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In 2010, Congress fundamentally changed how federal law encourages the discovery and development of certain new medicines and for the first time authorized less expensive “duplicates” of these medicines to be approved and compete in the marketplace. The medicines at issue are biological medicines—generally, medicines made from, or grown in, living systems. Many of the world’s most important and most expensive medicines for serious and life-threatening diseases are biological medicines. Today, that law is beginning to bear fruit; FDA has begun to approve the first of these duplicates, called “biosimilars,” and the products have begun to enter the marketplace.

We have a profound interest in understanding and evaluating the impact of this legislation on innovation and competition in medicine. Scholars and courts considering this question may be tempted to reason from, or analogize to, experience with generic drugs. The generic drug statute, which applies to ordinary drugs, most of which are small and chemically synthesized, is thirty years old. It has yielded a rich field of scholarship and jurisprudence relating to innovation and competition. The 2010 biosimilar law was similar to the 1984 generic drug statute in basic purpose and structure. But the biologic framework as a whole—the complete landscape within which innovation and competition in biological medicines take place—is profoundly different from anything that scholars and courts have seen before. We are in uncharted waters.

This Article is the first piece of legal scholarship to offer a high-level map to those waters, organized around the characteristics that define the biologic framework and distinguish it from the thirty-year-old conventional drug framework. It makes two claims. First, the pathway to market, the competitive landscape, and the means and extent of market penetration for biosimilars are likely to vary from product to product and maybe even from company to company. They are also likely to evolve over time. The variability and dynamic nature of the biosimilar pathway and market penetration distinguish the biologic frame-work from the drug framework. Second, biologic patents have been severed from the regulatory paradigm. Patents are more clearly distinguished, in purpose and function, from the primary regulatory device designed to reward preclinical and clinical research—data exclusivity. The regulatory scheme does not reinforce biologic innovator patents the way the drug regulatory scheme reinforces drug patents. And, although the biologic framework makes premarket patent litigation possible, it omits the regulatory incentives to achieving premarket resolution of patent disputes that have been a hallmark of the drug scheme for more than thirty years.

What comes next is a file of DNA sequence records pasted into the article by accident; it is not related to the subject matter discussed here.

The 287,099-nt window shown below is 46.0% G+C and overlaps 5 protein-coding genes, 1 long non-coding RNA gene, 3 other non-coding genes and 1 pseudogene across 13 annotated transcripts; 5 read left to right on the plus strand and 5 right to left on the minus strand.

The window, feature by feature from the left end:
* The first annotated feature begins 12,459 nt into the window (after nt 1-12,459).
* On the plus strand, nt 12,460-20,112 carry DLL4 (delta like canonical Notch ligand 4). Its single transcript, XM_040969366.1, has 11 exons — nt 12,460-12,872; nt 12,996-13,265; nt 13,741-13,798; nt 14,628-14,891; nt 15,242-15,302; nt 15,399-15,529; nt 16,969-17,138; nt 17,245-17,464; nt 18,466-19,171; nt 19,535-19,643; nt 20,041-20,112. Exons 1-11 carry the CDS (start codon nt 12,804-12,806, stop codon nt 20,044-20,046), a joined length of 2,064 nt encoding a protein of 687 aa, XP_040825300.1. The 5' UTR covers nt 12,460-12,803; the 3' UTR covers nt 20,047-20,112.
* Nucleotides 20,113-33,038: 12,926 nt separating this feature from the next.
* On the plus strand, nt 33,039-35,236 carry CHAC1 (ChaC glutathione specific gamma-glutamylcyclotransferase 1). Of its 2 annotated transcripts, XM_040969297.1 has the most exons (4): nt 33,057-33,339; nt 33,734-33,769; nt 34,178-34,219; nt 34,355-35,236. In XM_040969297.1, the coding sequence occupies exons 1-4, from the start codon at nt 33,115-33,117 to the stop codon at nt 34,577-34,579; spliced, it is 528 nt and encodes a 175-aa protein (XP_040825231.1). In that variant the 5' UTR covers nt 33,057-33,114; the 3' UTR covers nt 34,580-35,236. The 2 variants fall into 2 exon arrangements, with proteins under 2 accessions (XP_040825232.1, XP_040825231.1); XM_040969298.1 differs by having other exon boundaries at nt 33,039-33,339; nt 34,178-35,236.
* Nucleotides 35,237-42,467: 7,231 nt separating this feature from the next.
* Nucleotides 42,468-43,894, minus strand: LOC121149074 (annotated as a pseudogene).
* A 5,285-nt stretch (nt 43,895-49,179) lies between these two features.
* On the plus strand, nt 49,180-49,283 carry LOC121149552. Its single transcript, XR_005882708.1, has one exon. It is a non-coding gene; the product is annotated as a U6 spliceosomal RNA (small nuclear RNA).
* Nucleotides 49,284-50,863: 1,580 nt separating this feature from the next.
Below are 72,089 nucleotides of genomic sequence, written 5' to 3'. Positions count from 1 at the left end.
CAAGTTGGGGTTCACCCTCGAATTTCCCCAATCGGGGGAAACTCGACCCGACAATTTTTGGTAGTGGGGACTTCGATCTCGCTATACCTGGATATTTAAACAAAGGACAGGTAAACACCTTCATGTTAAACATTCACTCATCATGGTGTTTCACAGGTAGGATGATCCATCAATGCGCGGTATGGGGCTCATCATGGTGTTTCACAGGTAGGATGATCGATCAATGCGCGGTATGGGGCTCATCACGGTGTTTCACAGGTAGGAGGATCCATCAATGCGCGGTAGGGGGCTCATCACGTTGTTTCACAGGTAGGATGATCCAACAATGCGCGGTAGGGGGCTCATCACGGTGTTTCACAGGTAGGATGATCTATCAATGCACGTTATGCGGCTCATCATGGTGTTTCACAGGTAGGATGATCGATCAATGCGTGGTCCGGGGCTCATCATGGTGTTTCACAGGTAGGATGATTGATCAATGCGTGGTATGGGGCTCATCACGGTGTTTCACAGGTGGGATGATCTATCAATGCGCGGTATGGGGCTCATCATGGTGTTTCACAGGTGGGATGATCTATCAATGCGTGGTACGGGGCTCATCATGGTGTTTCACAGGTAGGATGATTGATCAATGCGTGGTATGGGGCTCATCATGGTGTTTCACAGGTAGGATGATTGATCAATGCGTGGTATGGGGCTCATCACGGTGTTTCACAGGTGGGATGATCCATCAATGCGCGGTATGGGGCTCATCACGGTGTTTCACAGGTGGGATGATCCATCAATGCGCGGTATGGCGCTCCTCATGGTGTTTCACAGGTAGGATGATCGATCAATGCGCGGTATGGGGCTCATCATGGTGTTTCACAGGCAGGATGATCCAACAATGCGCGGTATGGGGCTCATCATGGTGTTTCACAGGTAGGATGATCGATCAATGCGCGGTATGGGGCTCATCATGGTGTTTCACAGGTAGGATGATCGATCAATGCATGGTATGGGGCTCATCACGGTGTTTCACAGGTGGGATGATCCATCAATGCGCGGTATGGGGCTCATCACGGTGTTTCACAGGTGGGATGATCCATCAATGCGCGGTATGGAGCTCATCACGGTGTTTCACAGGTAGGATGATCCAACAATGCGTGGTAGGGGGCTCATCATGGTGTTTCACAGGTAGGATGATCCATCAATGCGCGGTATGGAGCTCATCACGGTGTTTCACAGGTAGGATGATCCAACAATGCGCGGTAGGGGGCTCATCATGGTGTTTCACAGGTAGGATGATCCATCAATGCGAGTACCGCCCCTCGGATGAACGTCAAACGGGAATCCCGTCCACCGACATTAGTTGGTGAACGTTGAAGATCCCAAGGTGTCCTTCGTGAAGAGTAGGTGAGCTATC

Although scholars and policymakers focusing on innovation and competition with respect to medicine have decades of experience with the generic drug paradigm, this experience may be mostly irrelevant when it comes to biologics. The specific differences between the two frameworks, and the broader thematic divergence at play in the biologic framework, have profound implications for analysis of the marketplace. This Article fills a needed gap, by providing a basis for understanding how fundamentally the biologics framework differs and, in the final Section, precisely how these differences may matter.